Afghanistan

View of Herat, the largest city in Western Afghanistan.

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THE ISSUE

The U.S. war in Afghanistan has raged for over 18 years. Civilians have borne the brunt of the conflict. According to the United Nations, over 100,000 civilians have been killed or injured in the last decade alone. While armed groups such as the Taliban and the armed group calling itself Islamic State in the Khorasan have been responsible for most of the civilian casualties throughout the conflict, this dynamic has recently reversed as the Afghan government and its international allies have begun to rely more on air power in their military campaign.

THE HUMAN COST:

Nilofar Sayar is a women’s rights activist from Afghanistan’s northern Balkh province who promotes women’s inclusion in the decision-making processes and in peace negotiations. In 2018, she started receiving threatening messages and calls on her phone warning her that if she continues to speak out against warlords and armed groups in her province, her family would face grave consequences. Not easily intimidated, Nilofar persisted with her advocacy. On June 12, 2018, her son disappeared. Two days later, his body was found by locals in a neighboring district. While Nilofar has no doubt her son was killed in retaliation for her work, she still has no answer as to who was behind the killing. Her repeated calls to the local police have gone unanswered, authorities have not launched an investigation, and she has continued to receive threats, even after she left her home city for the capital.

In September 2018, the White House appointed Ambassador Zalmay Khalilzad to serve as U.S. Special Representative for Afghanistan Reconciliation. Ambassador Khalilzad then led the U.S. through nine completed rounds of negotiations with the Taliban before talks broke down in December 2019 following an attack in Kabul that killed 12 people, including a U.S. solider.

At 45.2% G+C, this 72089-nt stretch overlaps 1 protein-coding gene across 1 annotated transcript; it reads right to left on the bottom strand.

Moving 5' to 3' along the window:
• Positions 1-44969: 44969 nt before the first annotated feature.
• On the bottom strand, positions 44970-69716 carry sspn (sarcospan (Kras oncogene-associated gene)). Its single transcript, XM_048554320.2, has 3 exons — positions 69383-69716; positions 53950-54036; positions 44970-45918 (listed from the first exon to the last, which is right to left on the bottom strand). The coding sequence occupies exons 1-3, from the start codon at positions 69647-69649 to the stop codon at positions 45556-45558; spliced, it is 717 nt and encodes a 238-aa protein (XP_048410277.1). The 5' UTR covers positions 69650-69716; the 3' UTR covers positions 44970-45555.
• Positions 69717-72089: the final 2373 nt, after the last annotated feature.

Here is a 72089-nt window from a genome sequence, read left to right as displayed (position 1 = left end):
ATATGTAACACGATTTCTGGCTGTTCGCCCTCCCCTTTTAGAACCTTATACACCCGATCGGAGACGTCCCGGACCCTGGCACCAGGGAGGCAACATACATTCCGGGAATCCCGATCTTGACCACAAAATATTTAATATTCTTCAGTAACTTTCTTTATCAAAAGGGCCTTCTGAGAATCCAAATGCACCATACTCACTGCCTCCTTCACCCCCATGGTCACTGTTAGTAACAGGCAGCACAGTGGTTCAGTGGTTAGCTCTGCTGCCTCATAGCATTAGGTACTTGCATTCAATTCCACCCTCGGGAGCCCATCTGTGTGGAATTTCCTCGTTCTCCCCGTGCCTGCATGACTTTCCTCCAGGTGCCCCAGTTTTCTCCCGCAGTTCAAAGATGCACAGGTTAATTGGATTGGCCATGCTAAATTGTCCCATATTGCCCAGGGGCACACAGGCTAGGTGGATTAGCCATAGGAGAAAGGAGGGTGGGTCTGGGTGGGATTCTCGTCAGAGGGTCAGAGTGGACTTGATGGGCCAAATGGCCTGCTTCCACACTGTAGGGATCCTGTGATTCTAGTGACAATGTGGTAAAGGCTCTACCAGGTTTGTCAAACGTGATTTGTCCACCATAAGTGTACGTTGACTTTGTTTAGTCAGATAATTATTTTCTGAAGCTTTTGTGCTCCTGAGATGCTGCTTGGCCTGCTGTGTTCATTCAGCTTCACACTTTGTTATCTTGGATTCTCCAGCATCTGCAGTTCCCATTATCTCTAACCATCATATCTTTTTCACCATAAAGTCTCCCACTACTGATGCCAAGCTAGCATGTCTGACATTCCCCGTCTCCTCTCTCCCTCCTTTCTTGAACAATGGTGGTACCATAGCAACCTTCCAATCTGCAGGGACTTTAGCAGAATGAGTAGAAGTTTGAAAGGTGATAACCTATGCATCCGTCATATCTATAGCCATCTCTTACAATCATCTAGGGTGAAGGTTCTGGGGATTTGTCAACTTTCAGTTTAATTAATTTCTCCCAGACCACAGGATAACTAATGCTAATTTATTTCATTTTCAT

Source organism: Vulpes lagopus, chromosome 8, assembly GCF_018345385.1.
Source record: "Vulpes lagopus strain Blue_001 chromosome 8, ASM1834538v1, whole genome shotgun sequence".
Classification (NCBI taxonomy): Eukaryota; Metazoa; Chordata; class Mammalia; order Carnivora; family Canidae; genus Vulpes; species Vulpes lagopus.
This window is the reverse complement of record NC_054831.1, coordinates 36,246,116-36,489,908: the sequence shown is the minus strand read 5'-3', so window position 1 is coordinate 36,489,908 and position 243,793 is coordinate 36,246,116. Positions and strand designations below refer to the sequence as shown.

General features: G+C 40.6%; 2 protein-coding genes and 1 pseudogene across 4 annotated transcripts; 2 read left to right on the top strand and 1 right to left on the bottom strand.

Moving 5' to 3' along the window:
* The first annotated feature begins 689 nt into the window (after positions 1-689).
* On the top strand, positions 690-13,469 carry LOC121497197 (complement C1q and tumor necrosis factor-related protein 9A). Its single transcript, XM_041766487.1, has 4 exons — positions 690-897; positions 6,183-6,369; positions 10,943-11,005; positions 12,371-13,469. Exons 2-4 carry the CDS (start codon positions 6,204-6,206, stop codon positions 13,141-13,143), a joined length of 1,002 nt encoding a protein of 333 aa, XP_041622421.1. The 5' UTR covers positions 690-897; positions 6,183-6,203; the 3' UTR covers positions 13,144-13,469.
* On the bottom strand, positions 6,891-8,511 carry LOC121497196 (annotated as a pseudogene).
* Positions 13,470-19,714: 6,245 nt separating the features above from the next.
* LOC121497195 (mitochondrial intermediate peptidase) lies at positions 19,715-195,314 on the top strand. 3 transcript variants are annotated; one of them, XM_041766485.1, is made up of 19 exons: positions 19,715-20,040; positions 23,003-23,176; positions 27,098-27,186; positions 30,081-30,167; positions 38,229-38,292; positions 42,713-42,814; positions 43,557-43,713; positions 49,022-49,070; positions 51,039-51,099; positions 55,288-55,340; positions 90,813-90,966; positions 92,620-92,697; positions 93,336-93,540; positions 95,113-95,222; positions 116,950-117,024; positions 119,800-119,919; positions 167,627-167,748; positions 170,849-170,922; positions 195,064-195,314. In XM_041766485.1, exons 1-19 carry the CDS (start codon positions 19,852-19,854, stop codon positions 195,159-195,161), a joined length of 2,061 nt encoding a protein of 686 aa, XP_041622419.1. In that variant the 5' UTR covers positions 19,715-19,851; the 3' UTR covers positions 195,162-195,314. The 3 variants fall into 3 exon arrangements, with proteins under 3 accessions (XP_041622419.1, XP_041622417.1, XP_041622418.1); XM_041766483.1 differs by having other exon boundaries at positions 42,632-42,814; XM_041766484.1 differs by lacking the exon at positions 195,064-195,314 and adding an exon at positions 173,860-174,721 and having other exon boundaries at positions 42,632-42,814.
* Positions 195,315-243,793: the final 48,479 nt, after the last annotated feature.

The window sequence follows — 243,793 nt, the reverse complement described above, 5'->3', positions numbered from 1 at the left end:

Ambassador Khalilzad has repeatedly said that U.S. negotiators are looking for a “peace deal” and not an exit strategy. Yet Afghan women, who have the most to lose from the Taliban’s return, have been largely shut out of the negotiation process. Indeed, Afghan women have only had limited participation in one of the rounds of Negotiations.

Under Taliban rule, Afghan women and girls have suffered years of humiliation, violence, and repression. The Taliban’s draconian rules and edicts prevented girls from attending school and women from leaving their houses without guardians unless seeking medical care. Barbaric public executions of women for real or perceived infractions were common. Afghanistan remains an exceedingly difficulty place for women, but over the interceding 18 years they have made tremendous strides. Afghan women are lawyers, doctors, judges, teachers, engineers, athletes, activists, politicians, journalists, and bureaucrats. They run their own businesses and serve in the ranks of the military and police.

In October 2017, President Trump signed the bipartisan Women, Peace, and Security Act, stipulating that the inclusion of women in the prevention and resolution of conflicts would be a foreign policy priority for U.S. military, development, and diplomatic personnel. This bill provides the mandate for the U.S. Department of State, the U.S. Agency for International Development, and the Department of Defense to strengthen women’s participation in peace and conflict resolution.

TALKING POINTS

The U.S. government justified its invasion of Afghanistan by promising to make life better for that country’s women and girls. This goal was once used to justify a war. Today we must use it to forge the peace.

Afghan women and girls have made tremendous progress. It must be the policy of the U.S. administration that any settlement in Afghanistan will protect their gains and put them on the pathway to securing more of them.

RECOMMENDATIONS

  • The U.S should demand that the Taliban accept the participation of key Afghan women leaders from government and civil society as a precondition for the talks moving forward into the next round.
  • The U.S. should ensure the U.S. negotiating team led by Ambassador Khalilzad is staffed with human rights and gender specialists at the highest levels. Specifically, assign senior members from the State Department’s Bureau of Democracy, Human Rights, and Labor (DRL) and Office of Global Women’s Issues (S/GWI) to permanent detail on the negotiation team for the duration of the talks.
  • The President should announce a public commitment to supporting Afghan women and girls after the withdrawal of U.S. military forces in Afghanistan. This commitment must also extend to providing Afghan women with a pivotal role in resolving their country’s conflict as part of any future Women, Peace, and Security Strategy.

FOR MORE INFORMATION, PLEASE CONTACT:

Daniel Balson

Advocacy Director, Europe and Central Asia

(202) 509-8132

[email protected]